previous   next   up   top

Number-parameterized types


Decimal numbers in types
More type arithmetic
Lightweight static resources, for safe embedded and systems programming


Decimal numbers in types

[The Abstract of the paper]
This paper describes practical programming with types parameterized by numbers: e.g., an array type parameterized by the array's size or a modular group type Zn parameterized by the modulus. An attempt to add, for example, two integers of different moduli should result in a compile-time error with a clear error message. Number-parameterized types let the programmer capture more invariants through types and eliminate some run-time checks.

We review several encodings of the numeric parameter but concentrate on the phantom type representation of a sequence of decimal digits. The decimal encoding makes programming with number-parameterized types convenient and error messages more comprehensible. We implement arithmetic on decimal number-parameterized types, which lets us statically typecheck operations such as array concatenation.

We compare our approach with the phantom type programming in SML by Matthias Blume, with a practical dependent-type system of Hongwei Xi, with statically-sized and generic arrays in Pascal and C, with the shape inference in array-oriented languages, and with C++ template meta-programming.

Overall we demonstrate a practical dependent-type-like system that is just a Haskell library. The basics of the number-parameterized types are written in Haskell98.

The current version is October 2005.
number-parameterized-types.pdf [124K]
Number-parameterized types
The Monad.Reader. IssueFive. Oct 2nd, 2005
< >

number-param-vector-code.tar.gz [10K]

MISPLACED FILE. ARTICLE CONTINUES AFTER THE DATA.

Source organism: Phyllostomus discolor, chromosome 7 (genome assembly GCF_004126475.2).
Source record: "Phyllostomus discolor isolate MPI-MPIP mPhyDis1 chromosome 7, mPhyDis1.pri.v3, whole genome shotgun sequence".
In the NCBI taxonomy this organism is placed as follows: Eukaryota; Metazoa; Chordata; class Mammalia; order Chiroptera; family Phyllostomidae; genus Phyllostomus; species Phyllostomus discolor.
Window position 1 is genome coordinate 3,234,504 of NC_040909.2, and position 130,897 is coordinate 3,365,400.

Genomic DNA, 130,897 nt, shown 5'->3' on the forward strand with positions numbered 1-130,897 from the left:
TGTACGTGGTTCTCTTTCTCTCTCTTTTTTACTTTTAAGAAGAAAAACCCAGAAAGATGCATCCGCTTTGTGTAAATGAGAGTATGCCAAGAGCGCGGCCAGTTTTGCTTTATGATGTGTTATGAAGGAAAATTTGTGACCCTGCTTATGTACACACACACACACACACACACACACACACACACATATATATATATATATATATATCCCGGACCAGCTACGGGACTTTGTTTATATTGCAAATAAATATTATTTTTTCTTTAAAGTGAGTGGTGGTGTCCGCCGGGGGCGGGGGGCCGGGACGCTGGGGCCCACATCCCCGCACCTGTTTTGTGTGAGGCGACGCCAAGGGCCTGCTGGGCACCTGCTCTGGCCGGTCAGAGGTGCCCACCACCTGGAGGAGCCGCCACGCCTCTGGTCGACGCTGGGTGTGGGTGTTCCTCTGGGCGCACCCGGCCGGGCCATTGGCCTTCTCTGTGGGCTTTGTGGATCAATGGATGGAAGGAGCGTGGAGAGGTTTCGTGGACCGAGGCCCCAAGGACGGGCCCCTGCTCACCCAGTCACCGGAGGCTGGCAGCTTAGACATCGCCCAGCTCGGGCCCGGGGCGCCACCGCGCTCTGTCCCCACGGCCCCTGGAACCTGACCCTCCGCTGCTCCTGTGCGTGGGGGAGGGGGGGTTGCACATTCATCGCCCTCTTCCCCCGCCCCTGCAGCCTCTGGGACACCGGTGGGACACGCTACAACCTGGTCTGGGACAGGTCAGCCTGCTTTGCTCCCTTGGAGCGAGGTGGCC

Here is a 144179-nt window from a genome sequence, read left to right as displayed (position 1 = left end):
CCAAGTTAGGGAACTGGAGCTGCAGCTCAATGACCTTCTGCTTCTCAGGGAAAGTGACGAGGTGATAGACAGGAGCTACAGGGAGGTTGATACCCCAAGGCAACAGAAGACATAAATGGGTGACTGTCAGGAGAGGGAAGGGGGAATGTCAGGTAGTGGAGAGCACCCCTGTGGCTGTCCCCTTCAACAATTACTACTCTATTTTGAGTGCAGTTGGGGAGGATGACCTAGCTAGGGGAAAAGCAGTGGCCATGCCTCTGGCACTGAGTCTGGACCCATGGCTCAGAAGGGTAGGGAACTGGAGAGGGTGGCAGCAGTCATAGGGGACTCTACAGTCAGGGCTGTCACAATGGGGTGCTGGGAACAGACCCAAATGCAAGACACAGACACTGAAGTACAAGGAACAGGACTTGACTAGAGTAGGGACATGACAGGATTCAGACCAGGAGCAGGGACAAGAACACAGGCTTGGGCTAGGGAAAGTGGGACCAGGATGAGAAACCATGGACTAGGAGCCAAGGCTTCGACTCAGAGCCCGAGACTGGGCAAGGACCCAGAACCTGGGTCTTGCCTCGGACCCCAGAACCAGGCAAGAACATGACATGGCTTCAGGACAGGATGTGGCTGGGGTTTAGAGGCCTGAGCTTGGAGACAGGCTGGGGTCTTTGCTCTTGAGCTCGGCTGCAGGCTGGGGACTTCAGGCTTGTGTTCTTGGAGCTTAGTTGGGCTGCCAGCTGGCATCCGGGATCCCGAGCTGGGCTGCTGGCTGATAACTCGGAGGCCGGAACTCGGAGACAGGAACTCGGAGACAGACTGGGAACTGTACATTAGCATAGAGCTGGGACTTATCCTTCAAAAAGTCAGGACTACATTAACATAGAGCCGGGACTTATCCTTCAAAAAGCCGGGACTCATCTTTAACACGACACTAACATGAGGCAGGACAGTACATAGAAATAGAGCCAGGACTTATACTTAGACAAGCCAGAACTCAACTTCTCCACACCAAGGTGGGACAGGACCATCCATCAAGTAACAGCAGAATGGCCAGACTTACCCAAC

The source code accompanying the paper


Binary type arithmetic, from addition to GCD

We introduce the type-level Haskell library for arbitrary precision binary arithmetic over natural kinds. The library supports addition/subtraction, predecessor/successor, multiplication/division, exp2, all comparisons, GCD, and the maximum. At the core of the library are multi-mode ternary relations Add and Mul where any two arguments determine the third. Such relations are especially suitable for specifying static arithmetic constraints on computations. The type-level numerals have no run-time representation; correspondingly, all arithmetic operations are done at compile time and have no effect on run-time.

Here are the definitions of the well-formedness condition on binary type numerals -- the kind predicate -- and of a few operations on them:

     class Nat0 a where toInt :: a -> Int
     class Nat0 a => Nat a                   -- (positive) naturals
     class (Nat0 x, Nat y) => Succ x y | x -> y, y -> x
     -- GCD over natural _kinds_
     class (Nat0 x, Nat0 y, Nat0 z) => GCD x y z | x y -> z
The numerals are specified in the familiar big-endian bit notation. The sequence of B0 and B1 is the bit-string of the number, whereas the number of Us is the binary logarithm.
     type N2 = U B1 B0;               nat2 = undefined::N2
     type N4 = U (U B1 B0) B0;        nat4 = undefined::N4
     add :: Add x y z => x -> y -> z; add = undefined
     sub :: Add x y z => z -> x -> y; sub = undefined
     mul :: Mul x y z => x -> y -> z; mul = undefined
     div :: Mul x y z => z -> x -> y; div = undefined
     *BinaryNumber> :type mul (add nat2 nat4) (succ nat2)
     mul (add nat2 nat4) (succ nat2) :: U (U (U (U B1 B0) B0) B1) B0
     *BinaryNumber> :type div (add nat2 nat4) (succ nat2)
     div (add nat2 nat4) (succ nat2) :: U B1 B0
     *BinaryNumber> :type gcd (add nat2 nat4) (succ nat2)
     gcd (add nat2 nat4) (succ nat2) :: U B1 B1